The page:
geographical areas not always contiguous, become the theaters of recuperation, myth-making and sustainability that give rise to different kinds of representations. (p 2)

A Different Partition

At the heart of the book is a commendable project of recovery. It seeks to recover and rightfully reinstate the numerous Bengali partition fiction, both short stories and novels, and personal memoirs within the normative understanding of partition literature. Sengupta, previously responsible for bringing our attention to short stories from the Bengal partition (Mapmaking: Partition Stories from Two Bengals), maintains repeatedly throughout the current book that it is a mistaken belief that post-partition Bengali literature did not produce literary texts that centre on the trauma of the vivisection.

Sengupta notes that Bengali partition literature follows the distinct historical trajectory of partition with its low-scale routine violence, chronic and continuous refugee displacement, and the cataclysmic failure of the Indian government’s rehabilitation efforts. To capture this protracted trajectory, she identifies three phases of Bengali partition fiction. The first phase, in the immediate aftermath of partition, saw authors circuitously refer to partition, and focus on the diverse meanings of freedom instead. The second phase encompasses the decades of the 1960s and the 1970s, where Bengali authors grappled with issues of the continuous displacement against the backdrop of linguistic nationalism in East Pakistan. A third phase began from the 1980s onwards, where Bengali authors have been responding to the geopolitical realities of the borderlands and nationalised identities.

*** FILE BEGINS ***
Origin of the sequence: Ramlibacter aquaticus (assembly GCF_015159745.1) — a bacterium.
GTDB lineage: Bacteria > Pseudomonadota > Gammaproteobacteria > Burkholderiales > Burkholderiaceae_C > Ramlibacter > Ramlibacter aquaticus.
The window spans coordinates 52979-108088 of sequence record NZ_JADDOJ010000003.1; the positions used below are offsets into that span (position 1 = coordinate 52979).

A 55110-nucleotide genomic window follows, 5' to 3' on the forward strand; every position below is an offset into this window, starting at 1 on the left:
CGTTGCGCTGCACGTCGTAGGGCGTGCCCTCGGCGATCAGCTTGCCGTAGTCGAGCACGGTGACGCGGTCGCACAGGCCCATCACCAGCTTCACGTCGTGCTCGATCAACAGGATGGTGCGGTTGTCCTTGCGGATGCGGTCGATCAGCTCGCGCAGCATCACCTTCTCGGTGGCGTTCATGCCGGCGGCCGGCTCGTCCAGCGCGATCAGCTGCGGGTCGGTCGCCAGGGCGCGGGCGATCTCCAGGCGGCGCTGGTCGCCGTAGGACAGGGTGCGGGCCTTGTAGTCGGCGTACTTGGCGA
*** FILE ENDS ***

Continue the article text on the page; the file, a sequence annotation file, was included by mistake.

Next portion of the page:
Sengupta begins with a focus on violence during the Calcutta riots of 1946, and two seminal texts: Ashapurna Devi’s Mittir Bari (House of the Mitras, 1947) and Manik Bandyopadhyay’s Swadhinatar Swad (Taste of Freedom, 1951). She suggests that both novels “underline how the violence in the city and the breakdown of personal relationships and family structures add to one’s understanding of a city in crisis and a nation in the making” (p 44).

Partition is a significant presence as well, although both authors do not address it directly as an event. Thus, Ashapurna Devi investigates how the trauma of the division is reinscribed within the physical and psychic selves of the female protagonists and clearly articulates the ways in which the partition changes the social fabric of the city.

Manik Bandyopadhyay’s novel takes on the promises and failures of decolonisation and the shaping of postcolonial modernity as its overarching theme. But, here too, as Sengupta notes, the Calcutta riots are